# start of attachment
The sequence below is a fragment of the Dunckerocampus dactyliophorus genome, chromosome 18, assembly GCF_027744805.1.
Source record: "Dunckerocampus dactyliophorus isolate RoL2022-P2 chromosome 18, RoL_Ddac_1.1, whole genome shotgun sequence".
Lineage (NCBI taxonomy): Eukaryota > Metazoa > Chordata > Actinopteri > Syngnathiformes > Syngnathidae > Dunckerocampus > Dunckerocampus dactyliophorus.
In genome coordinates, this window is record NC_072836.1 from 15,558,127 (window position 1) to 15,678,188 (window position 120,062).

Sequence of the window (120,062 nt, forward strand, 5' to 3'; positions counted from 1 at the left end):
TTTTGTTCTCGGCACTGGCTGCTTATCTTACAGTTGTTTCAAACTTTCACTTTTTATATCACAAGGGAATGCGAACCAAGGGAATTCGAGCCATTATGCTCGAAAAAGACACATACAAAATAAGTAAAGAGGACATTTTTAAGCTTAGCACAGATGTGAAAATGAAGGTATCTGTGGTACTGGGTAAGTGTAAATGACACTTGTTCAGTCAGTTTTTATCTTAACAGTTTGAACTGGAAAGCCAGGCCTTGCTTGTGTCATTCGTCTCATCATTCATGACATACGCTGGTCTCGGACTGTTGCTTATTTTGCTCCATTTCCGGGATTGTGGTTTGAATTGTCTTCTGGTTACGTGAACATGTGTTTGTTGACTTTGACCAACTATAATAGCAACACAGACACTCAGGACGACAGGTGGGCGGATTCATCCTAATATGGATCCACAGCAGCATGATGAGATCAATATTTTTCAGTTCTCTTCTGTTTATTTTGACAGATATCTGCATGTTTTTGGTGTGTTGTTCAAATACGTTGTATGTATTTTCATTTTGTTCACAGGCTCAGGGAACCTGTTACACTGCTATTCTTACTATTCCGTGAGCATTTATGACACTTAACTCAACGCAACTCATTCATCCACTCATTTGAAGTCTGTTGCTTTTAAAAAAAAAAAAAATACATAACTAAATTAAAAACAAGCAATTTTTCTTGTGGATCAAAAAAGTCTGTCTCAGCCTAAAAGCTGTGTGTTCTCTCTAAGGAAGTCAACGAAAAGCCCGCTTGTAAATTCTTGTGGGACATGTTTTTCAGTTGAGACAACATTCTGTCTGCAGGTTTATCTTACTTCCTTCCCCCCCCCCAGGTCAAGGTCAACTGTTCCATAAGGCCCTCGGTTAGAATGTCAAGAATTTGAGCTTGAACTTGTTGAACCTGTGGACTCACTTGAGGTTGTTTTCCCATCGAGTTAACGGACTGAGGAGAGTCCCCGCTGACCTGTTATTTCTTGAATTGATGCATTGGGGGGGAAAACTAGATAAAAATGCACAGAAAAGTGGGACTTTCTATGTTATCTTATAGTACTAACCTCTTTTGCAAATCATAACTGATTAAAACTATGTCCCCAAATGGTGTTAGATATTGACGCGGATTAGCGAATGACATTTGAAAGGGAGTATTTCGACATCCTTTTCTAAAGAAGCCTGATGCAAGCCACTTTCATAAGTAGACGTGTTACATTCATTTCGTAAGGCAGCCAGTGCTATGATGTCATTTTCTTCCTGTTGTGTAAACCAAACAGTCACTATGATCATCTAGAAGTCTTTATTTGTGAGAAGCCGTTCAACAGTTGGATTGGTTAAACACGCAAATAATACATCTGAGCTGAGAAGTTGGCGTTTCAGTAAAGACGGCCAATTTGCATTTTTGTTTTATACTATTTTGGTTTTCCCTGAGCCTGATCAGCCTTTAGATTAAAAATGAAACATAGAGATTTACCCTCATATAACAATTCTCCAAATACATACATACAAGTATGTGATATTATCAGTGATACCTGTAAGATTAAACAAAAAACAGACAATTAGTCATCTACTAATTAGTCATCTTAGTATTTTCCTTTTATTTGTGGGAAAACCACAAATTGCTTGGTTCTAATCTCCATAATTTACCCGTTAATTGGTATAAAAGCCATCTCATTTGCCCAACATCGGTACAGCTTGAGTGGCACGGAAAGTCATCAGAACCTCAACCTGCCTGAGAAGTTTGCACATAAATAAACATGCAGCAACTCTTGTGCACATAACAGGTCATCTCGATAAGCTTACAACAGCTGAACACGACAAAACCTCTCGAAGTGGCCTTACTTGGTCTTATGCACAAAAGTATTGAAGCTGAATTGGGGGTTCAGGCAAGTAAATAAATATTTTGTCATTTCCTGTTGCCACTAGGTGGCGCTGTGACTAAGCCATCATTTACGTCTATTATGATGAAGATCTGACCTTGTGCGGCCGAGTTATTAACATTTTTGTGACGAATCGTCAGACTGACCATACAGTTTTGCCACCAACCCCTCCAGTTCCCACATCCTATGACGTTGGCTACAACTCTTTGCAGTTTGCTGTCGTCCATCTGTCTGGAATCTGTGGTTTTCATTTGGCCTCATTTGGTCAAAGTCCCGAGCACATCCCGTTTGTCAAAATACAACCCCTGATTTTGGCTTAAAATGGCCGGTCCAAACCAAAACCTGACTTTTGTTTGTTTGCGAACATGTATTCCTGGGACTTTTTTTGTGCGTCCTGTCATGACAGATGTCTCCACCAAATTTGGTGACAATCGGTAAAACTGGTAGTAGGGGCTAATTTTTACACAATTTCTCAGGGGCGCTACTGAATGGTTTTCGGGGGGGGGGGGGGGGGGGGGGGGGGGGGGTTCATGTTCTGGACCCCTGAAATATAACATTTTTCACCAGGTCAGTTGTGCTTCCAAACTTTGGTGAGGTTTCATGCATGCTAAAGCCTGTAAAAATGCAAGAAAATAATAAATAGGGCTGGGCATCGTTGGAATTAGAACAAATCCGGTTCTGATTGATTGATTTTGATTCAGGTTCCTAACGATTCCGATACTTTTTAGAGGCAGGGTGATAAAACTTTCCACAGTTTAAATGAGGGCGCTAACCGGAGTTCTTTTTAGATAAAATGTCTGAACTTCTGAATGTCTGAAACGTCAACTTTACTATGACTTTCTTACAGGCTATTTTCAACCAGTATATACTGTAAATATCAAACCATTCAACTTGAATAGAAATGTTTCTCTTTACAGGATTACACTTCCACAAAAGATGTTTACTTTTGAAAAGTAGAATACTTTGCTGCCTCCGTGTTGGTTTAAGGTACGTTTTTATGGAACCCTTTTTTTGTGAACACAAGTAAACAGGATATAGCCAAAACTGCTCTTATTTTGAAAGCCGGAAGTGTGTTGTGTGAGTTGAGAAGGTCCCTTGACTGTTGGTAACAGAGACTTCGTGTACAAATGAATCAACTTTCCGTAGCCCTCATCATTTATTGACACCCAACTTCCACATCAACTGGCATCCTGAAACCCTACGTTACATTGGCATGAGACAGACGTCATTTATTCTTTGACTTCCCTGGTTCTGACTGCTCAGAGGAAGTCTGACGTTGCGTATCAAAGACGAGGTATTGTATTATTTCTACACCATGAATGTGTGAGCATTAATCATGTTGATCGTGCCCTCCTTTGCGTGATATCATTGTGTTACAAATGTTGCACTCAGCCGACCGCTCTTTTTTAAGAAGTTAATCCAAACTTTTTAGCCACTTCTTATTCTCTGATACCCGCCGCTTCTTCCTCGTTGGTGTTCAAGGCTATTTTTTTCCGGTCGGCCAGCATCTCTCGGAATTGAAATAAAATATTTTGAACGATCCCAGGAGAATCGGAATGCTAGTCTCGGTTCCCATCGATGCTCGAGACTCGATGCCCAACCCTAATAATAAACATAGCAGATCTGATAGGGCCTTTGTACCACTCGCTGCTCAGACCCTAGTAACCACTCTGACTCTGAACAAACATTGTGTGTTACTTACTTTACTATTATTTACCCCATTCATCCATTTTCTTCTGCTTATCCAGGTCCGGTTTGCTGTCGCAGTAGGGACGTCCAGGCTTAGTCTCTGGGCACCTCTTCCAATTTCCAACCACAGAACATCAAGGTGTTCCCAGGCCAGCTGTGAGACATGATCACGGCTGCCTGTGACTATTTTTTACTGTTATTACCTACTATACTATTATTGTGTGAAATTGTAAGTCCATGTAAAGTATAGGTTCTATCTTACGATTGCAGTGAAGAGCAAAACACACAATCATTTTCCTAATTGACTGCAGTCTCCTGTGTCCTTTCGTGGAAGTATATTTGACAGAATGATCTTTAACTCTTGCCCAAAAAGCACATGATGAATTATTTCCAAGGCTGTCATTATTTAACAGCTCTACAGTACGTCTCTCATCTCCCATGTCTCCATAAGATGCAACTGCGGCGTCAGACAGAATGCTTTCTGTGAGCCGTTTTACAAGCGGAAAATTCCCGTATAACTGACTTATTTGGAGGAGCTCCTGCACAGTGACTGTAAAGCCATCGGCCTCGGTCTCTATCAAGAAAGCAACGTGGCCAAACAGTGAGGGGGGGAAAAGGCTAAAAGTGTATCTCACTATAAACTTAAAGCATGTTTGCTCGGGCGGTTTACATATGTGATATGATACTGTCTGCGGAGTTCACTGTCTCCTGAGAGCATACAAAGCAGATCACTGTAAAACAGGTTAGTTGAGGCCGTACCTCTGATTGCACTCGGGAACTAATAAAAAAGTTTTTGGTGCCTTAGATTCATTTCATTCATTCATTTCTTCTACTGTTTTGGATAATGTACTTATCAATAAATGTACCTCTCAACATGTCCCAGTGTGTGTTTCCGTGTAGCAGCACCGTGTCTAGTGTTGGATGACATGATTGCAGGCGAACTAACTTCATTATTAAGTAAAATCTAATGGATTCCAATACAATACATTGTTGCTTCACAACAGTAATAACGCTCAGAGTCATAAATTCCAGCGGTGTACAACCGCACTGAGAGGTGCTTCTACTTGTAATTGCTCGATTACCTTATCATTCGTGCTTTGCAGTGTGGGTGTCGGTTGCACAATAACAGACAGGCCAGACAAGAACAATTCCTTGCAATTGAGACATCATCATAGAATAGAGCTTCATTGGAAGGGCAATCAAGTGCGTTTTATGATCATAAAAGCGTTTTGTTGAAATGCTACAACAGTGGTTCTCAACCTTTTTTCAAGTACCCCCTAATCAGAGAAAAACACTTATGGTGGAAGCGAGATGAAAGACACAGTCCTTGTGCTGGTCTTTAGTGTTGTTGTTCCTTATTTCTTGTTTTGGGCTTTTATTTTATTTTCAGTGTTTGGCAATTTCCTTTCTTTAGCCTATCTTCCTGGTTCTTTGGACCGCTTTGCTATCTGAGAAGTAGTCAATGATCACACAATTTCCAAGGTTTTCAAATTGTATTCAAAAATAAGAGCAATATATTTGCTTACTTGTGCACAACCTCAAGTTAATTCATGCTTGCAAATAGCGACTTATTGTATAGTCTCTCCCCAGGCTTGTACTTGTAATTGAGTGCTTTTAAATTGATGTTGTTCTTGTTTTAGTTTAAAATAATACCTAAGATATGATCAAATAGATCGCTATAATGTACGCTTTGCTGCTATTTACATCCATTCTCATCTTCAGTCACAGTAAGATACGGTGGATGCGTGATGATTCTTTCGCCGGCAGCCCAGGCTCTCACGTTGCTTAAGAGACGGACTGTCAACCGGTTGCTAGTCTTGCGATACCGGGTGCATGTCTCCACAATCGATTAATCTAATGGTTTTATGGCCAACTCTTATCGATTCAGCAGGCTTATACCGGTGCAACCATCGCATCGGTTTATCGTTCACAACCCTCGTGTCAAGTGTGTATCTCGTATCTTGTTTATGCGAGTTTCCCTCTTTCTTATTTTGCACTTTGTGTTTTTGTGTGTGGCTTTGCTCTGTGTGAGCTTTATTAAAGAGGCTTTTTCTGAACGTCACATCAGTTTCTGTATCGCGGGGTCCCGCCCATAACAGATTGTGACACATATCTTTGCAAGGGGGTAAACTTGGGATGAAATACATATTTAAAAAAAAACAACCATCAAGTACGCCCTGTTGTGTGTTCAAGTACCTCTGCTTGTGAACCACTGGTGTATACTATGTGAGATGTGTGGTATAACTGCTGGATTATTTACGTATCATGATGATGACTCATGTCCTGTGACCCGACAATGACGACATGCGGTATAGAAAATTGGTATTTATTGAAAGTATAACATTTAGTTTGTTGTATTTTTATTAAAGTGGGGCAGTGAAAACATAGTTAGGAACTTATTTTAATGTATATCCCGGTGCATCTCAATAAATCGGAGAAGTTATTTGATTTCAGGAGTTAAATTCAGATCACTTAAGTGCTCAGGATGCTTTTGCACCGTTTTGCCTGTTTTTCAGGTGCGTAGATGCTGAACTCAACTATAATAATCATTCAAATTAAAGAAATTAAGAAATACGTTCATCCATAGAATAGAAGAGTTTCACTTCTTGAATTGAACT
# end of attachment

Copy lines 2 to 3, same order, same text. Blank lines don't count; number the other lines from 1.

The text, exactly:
Source record: "Dunckerocampus dactyliophorus isolate RoL2022-P2 chromosome 18, RoL_Ddac_1.1, whole genome shotgun sequence".
Lineage (NCBI taxonomy): Eukaryota > Metazoa > Chordata > Actinopteri > Syngnathiformes > Syngnathidae > Dunckerocampus > Dunckerocampus dactyliophorus.